|Born||Valmiki's ashram, Brahmavart, Kingdom of Kosala (present-day Bithoor, Uttar Pradesh, India)|
|Dynasty||Raghuvanshi Ikshvaku Suryavanshi|
Kusha or Kusa (Sanskrit: कुश) and his twin brother Lava were the children of Rama and Sita. Their story is recounted in the Hindu epic, the Ramayana. Hindu traditions claim he founded the city of Kasur in ancient times, though historical record shows the city was actually founded in 1525 by Pashtun migrants from what is now Afghanistan. His brother Lava is traditionally believed to have founded Lavapuri (current day city of Lahore).
The imperial line that ruled Kingdom of Benares-Kashi and the Maurya Empire, which ruled South Asia from 320-185 BCE, claimed descent from Kusha. Kusha is said to be an Raghuvanshi Ikshvaku Suryavanshi.
Birth and childhood
According to the Ramayana, A pregnant Sita was banished from the kingdom of Ayodhya by Rama due to gossip of the kingdom folk. She then took refuge in the ashram of the sage Valmiki located on the banks of the Tamsa River. Sita gave birth to twin sons, Lava and Kusha, at the ashram and were educated and trained in military skills under the tutelage of Sage Valmiki. They also learned the story of Rama.
Lava and Kusha chanted the Ramayana in the presence of Rama and a vast audience. When Lava and Kusha recited about Sita's exile, Rama became grief-stricken and Valmiki produced Sita. Sita, struck with embarrassment and grief, called upon the earth, her mother, to receive her and as the ground opened, she vanished into it. Rama then learnt that Lava and Kusha were his children.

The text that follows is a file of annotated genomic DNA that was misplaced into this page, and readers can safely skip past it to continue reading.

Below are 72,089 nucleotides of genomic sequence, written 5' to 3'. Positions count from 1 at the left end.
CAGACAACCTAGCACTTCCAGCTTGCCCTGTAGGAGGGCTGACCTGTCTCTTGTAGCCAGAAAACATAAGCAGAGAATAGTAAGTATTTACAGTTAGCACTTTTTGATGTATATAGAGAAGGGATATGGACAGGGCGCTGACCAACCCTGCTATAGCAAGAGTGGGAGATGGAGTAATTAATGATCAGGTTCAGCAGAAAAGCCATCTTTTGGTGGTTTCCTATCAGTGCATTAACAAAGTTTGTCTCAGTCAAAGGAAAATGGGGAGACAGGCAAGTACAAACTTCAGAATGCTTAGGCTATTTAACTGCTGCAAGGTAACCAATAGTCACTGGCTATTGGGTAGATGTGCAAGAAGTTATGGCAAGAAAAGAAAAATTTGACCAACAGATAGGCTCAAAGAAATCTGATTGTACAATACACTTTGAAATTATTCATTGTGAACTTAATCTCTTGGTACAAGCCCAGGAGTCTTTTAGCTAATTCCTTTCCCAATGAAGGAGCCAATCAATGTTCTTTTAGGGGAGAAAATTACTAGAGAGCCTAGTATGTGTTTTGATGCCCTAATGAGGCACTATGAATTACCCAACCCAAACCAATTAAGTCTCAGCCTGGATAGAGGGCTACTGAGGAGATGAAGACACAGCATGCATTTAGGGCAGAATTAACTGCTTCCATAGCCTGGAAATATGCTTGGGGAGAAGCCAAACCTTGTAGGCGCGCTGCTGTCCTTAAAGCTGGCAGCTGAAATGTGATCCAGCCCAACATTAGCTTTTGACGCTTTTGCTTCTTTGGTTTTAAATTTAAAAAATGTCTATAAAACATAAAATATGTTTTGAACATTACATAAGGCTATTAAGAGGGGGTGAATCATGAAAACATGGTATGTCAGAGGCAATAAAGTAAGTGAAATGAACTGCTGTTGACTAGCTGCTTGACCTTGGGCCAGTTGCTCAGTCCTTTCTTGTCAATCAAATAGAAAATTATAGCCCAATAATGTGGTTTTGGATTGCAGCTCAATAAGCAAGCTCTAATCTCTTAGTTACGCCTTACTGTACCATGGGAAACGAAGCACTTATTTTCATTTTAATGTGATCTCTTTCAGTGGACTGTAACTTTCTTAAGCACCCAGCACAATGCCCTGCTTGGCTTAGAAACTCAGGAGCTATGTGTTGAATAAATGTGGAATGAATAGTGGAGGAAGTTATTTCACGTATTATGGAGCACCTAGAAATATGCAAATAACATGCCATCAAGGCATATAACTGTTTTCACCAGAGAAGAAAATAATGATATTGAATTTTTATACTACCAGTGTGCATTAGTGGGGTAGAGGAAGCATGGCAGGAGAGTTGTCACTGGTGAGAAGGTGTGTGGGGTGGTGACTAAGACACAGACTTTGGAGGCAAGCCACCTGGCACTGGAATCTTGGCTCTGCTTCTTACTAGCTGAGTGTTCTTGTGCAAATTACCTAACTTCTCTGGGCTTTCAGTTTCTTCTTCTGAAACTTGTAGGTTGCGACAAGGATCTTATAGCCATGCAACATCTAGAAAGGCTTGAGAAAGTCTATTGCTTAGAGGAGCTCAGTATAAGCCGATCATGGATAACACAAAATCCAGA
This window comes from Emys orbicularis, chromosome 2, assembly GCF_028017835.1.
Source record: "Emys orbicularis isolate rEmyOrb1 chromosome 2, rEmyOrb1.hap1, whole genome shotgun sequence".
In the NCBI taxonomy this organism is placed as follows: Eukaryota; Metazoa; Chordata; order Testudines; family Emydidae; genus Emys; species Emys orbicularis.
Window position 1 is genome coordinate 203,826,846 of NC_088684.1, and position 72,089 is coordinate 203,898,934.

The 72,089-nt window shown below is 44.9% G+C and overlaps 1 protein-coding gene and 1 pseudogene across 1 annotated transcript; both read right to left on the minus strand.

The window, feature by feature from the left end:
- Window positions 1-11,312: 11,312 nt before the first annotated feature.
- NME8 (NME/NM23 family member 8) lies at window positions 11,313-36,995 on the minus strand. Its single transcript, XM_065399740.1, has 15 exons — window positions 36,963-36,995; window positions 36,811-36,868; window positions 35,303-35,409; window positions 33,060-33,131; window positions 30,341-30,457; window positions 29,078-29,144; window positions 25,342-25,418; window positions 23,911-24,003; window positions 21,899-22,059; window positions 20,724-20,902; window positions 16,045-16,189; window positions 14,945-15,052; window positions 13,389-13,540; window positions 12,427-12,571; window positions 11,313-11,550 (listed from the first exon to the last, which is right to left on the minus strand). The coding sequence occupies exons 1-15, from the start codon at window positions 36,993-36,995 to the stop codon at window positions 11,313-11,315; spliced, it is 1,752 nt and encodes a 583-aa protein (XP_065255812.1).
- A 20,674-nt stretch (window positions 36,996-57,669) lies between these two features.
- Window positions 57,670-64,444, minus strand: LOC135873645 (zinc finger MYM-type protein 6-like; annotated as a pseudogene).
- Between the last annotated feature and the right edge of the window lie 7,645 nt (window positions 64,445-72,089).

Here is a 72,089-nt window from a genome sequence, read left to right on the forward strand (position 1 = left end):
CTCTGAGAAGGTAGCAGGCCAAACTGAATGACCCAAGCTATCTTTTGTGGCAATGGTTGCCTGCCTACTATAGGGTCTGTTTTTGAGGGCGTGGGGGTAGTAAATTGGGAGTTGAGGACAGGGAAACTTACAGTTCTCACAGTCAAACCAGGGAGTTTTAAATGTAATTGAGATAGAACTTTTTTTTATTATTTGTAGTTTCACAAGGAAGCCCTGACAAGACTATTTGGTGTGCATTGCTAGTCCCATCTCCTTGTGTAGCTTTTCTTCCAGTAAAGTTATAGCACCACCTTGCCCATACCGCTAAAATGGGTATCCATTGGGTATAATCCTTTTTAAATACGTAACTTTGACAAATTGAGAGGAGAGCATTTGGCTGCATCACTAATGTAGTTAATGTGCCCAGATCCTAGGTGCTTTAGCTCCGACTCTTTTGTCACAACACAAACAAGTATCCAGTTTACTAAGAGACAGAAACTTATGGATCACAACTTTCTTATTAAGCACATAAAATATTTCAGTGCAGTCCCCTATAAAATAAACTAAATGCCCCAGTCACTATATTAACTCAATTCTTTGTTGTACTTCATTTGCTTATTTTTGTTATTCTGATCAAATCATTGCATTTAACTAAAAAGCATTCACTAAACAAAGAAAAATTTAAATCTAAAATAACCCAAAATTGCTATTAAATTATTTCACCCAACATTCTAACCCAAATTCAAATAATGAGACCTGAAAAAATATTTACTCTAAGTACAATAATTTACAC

In some versions, Lava and Kusha capture the horse of the sacrifice and defeat Rama's brothers and their army and when Rama came to fight with them. Sita intervened and unites father and sons.
Lava and Kusha became rulers after their father Rama and founded the cities of Lavapuri (currently identified as modern day "Lahore") and kusha respectively.
- Nadiem, Ihsan N. "Kasur ancient name". Punjab, Pg.111. Google Books.
- Chopra, Gulshan Lall (1940). Chiefs and Families of Note in the Punjab. Government Printing.
- Sikand, Yoginder (2011-07-19). Beyond The Border: An Indian in Pakistan. Penguin UK. ISBN 9789352141326.
- Nadiem, Ihsan H. (2005). Punjab: land, history, people. al-Faisal Nashran. ISBN 9789695032831.
- Vishvanath Limaye (1984). Historic Rama of Valmiki. Gyan Ganga Prakashan.